The cabinet is expected to take up on Thursday a controversial Bill that seeks to allow for the first time the citizens to complain against corrupt judges. The complainant, however, will have to reveal the source of information.
The Judicial Standards and Accountability Bill, 2010, has been listed as the 12th item in the agenda note for the cabinet meeting.
The law ministry wants to replace the four-decade-old Judges Inquiry Act, 1968, with the proposed law, but it remains to be seen what view the cabinet takes on the issue.
Among the provisions likely to raise eyebrows are Section 34 of the Bill, which gives government the effective control in dealing with serving and retired judges, found guilty of involvement in corruption and other acts of misbehaviour.
“If the Oversight Committee is satisfied that there has been a prime facie commission of offence by a judge, it may recommend to the Centre for prosecution of the judge in accordance with the law for the time being in force,” states Section 34 (2) of the new Bill.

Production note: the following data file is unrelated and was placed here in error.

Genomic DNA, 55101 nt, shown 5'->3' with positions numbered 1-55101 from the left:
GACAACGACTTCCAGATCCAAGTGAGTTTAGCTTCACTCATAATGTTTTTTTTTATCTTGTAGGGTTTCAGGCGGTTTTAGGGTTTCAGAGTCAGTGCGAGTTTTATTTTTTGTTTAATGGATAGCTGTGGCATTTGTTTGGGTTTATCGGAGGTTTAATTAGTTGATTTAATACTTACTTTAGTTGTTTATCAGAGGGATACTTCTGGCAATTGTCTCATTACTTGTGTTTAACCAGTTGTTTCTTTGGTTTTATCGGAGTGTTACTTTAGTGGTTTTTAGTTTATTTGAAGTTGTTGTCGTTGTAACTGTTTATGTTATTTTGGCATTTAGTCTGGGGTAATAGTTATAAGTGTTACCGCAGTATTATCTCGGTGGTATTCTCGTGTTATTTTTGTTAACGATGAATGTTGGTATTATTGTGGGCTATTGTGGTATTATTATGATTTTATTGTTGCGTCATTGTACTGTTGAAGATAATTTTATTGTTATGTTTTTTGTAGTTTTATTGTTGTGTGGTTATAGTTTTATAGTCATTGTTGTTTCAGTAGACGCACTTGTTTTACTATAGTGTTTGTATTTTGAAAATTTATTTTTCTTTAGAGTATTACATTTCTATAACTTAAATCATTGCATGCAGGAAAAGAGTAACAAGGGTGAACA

Similarly, chapter II of the Bill, which makes it mandatory for the judges of the Supreme Court and High Courts to follow the code of conduct, is likely to anger the higher judiciary.
The proposed Bill has laid down 14 guidelines for judges, to be known as judicial standards. “No judge shall give an interview to the media in relation to any of his judgement delivered, or order made, or direction issued by him in any case adjudicated by him,” states the chapter II.
“No judge shall enter into a public debate or express his views in public on political matters, except views expressed by a judge in his individual capacity on issues of public interest, other than as a judge during a private discussion or at an academic forum,” says the Bill.